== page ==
Merry/ Perera v. Abeysuriya and Others (Samarakoon. C. J.)
v.ABEYSURIYA AND OTHERS
SAMARAKOON C. J.. RATWATTE. J. AND VICTOR PERERA. J.
S.C.L.A. No. 62/82. S.C. APPEAL No. 48/82 S.C.
A. APPLICATION No. 697/82
C. COLOMBO No. 2146/8/507 MARCH 1983.
Contempt — Can jurisdiction of Appeal Court be invoked where the DistrictCourt had jurisdiction?
The Court of Appeal and District Court had parallel jurisdiction to punish forcontempt for disobedience to an injunction. The appellant had the right to makethe application to the Court of Appeal and the Court being clothed by theConstitution to make the order prayed for had a duty to make the order if thefacts were established to its satisfaction. It could not have refused to entertainthe petition.
Cases referred to:
Sheffield Corporation v. Lusford 1929 2KB 180
Perera v. Perera 4 NLR 282APPEAL from order of Court of Appeal
H. L de Silva, S.A. with J. P. de Almeida for appellant.
K. N. Choksy, S.A. with K. Kanag-lswaran. for respondents.
Cur. adv. vult
22 March. 1983SAMARAKOON. C.J.
The Appellant and the Respondents are members of a Clubknown as the Otter Aquatic Club. The Appellant applied for. andobtained from the District Court of Colombo, an interiminjunction restraining the Respondents from acting upon the
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"purported amendment to or repeal" of Clause 12(f) of the Club'sConstitution and from permitting persons disqualified by theoriginal Clause 12(f) "to contest at any election as an officebearer of the said Otter Aquatic Club". The Appellant made anapplication to the Court of Appeal under the provisions of Article105(3) of the Constitution of the Republic of Sri Lanka allegingth'at the Respondents had disobeyed the injunction and prayingthat the Respondents be dealt with for contempt of the DistrictCourt. The Court of Appeal has refused to entertain theapplication. Seneviratne, J. was of the view that though there wasparallel jurisdiction in the Court of Appeal and the District Courtto take cognisance of this matter, the Court of Appeal would onlydo so if the Appellant showed special reason why in the firstinstance the Jurisdiction of the Court of Appeal should beinvoked without resort to the District Court under the provisionsof Section 663 of the Civil Procedure Code. He stated that thejurisdiction of the Court of Appeal should be invoked only whenthere is a contumacious and persistent disregard of the authorityof the District Court. His reasons for this conclusion are asfollows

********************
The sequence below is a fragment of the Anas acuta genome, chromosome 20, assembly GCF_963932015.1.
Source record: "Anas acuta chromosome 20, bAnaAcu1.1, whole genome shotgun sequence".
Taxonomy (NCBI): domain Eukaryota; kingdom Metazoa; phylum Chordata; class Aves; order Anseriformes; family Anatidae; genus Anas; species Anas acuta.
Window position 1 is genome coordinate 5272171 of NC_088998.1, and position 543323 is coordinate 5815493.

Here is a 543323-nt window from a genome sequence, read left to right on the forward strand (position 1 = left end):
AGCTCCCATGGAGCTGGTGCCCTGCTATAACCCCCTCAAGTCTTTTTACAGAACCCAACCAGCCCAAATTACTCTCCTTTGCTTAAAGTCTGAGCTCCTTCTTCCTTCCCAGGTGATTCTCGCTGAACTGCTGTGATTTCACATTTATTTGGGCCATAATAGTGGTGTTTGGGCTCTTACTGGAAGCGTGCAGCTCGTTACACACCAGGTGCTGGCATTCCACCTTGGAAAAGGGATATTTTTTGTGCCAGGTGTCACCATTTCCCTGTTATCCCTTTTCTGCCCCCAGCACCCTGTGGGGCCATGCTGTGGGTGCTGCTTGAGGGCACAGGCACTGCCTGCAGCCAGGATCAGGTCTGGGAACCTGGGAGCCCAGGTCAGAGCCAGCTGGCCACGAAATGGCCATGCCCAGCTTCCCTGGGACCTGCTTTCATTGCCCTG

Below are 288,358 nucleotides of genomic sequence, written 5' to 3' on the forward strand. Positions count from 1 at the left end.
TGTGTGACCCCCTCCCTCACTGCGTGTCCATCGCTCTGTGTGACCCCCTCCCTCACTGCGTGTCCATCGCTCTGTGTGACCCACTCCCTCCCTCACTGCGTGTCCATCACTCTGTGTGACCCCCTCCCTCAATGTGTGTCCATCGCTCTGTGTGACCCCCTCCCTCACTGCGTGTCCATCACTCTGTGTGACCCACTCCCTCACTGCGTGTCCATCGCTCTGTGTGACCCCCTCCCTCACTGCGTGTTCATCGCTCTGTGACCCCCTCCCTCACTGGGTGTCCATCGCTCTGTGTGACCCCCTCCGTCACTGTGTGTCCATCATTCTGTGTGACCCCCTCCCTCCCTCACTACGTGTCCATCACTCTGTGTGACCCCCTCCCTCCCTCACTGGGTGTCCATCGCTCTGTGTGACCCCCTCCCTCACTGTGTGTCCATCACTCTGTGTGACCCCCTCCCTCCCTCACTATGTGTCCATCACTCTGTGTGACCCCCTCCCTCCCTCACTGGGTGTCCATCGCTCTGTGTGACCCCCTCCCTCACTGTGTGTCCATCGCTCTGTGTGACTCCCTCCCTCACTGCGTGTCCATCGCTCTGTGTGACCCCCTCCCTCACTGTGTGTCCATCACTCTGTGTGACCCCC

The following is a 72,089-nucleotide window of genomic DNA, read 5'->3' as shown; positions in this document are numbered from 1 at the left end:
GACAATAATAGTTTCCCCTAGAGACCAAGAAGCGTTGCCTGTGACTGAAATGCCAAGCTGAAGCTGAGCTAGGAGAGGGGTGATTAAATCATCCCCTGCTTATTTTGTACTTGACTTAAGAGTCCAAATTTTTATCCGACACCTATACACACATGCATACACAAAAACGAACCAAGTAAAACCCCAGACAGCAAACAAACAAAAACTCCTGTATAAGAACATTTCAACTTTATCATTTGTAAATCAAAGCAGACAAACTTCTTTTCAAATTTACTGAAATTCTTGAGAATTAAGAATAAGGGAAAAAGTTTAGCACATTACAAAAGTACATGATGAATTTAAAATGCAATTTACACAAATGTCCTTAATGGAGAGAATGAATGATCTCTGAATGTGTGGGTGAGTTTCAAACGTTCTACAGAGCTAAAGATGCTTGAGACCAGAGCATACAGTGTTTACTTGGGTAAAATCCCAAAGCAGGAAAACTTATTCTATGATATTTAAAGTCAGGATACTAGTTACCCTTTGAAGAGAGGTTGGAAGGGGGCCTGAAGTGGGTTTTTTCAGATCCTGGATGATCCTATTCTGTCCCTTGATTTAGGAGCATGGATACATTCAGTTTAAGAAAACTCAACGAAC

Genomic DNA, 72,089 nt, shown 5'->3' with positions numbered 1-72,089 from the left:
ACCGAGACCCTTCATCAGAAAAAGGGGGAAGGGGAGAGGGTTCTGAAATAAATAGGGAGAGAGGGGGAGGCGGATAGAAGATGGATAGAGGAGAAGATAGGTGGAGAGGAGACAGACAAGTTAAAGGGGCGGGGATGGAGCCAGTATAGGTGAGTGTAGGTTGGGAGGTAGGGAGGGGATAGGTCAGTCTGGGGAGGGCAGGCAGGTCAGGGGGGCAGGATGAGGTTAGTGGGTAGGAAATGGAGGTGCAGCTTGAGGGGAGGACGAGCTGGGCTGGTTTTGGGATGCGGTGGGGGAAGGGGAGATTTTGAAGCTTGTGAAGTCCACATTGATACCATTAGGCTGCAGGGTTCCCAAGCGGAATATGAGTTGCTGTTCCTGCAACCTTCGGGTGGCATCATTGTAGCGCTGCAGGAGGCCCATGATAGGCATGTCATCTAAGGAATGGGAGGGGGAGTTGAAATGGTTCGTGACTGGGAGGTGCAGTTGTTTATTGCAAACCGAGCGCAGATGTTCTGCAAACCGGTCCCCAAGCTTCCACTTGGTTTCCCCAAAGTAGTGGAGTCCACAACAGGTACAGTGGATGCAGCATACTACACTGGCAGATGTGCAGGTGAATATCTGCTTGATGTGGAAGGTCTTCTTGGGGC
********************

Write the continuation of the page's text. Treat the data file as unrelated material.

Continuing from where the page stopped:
The resulting overburdening of the Court of Appealwith numerous applications,
Heavy expense and inconvenience to Respondents,and
If encouraged it will end in the Court of Appealperforming the functions of the original Court on thebasis that the Court of Appeal has parallel jurisdiction.
The reasons no doubt merit consideration and the conclusion isnot unreasonable. However Counsel for the Appellant submittedthat the Court of Appeal had no alternative but to entertain theapplication. The history of this power in the Superior Courts todeal with offences of contempt of other Courts is relevant.Section 47 of the Courts Ordinance (Cap.6) gave the SupremeCourt or any Judge thereof power to take cognisance of and try in
Merry! Perera v. Abeysuriya and Others (Samarakoon. C..J.)
a summary manner any offence of contempt committed againstor in disrespect of the authority of itself "or in disrespect of theauthority of any other Court and which such Court has nojurisdiction under Section 57 to take cognisance of and punish
This power was conferred on the High Court by the
provisions of the Administration of Justice Law No. 44 of 1973.Section 41 (2) reads thus —
"(2) Every High Court may take cognizance of and try in asummary manner any offence of contempt committedagainst or in disrespect of its authority or any offence ofcontempt committed within its jurisdiction against or indisrespect of the authority of any other court or otherinstitution established by law which such court orinstitution has not the jurisdiction to take cognizance ofand punish, and on conviction impose a sentence ofimprisonment not exceeding five years or a fine notexceeding five thousand rupees or both suchimprisonment and fine."